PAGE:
Collecting Stem Cells

Stem cells are some of the most promising means to address a host of different diseases and ailments. Having the potential treat cancer and replace nearly any bodily tissue, these cells are indeed proving to be of great value.

While companies such as BioLamina¬†are at the “cutting edge” of such research,how and where are these cells harvested? Let us attempt to answer this question.

From Our Bodies

Interestingly enough, scientists have discovered that organs within the adult body contain a small number of active stem cells. Cells are first extracted from substances such as the blood or the bone marrow. As there are only a small number that can be collected at any one time, these are then cultivated and replicated within laboratory settings.

Amniotic Fluid

Another large reservoir of stem cells is found within the amniotic fluid of a pregnant woman. As these cells are involved in the development of the child, some of these cells can again be harvested and grown within the laboratory. The hopes are that they can then be used to treat an infant with birth defects.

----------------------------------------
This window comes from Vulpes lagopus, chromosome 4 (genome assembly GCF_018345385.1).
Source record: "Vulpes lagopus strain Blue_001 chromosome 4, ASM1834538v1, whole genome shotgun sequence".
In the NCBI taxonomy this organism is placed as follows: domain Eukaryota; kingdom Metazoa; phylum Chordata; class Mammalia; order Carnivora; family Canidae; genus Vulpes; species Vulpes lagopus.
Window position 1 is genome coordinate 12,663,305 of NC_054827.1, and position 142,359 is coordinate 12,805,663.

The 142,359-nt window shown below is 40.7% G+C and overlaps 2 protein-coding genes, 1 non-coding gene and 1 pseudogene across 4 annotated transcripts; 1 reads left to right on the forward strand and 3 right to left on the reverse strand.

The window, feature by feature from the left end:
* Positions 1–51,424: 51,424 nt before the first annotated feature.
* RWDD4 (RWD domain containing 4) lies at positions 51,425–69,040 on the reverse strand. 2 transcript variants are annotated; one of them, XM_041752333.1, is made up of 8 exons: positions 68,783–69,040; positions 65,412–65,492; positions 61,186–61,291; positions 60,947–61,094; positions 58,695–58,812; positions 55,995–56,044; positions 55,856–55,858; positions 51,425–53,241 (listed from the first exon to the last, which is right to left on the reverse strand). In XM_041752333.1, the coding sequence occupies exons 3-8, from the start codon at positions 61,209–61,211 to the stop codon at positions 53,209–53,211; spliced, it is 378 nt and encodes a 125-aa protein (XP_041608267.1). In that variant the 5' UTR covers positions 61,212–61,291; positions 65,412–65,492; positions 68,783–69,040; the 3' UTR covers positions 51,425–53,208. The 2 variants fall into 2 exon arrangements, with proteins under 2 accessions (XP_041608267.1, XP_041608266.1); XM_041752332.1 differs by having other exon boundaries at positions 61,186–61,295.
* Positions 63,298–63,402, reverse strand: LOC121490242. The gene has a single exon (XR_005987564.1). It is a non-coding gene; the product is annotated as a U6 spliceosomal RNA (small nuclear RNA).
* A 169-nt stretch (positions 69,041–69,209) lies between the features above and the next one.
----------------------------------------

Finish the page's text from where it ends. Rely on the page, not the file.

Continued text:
“Pluripotent” Stem Cells

As the name hints, this a type of cell that is undifferentiated. In other words, they can be used as veritable “templates” for creating very specified cells. Such an option is currently undergoing a great deal of research, as it is a promising alternative. In many ways, this type can be considered a rather universal building block should a patient require new tissues to be reconstructed after a serious accident, injury or illness.

Other Stem Cells

A fourth way to collect stem cells is to extract them from areas such as the brain or the spinal cord. What is most interesting is that they seem to be able to spontaneously differentiate into other types (for instance, a brain stem cell can mutate into one that supports blood). Although scientists have yet to understand how this occurs, harvesting this variety may provide another viable option.

As research continues to advance, it is likely that collecting and culturing these cells will become much more efficient. In a very real way, it will be quite interesting to see what the future may hold.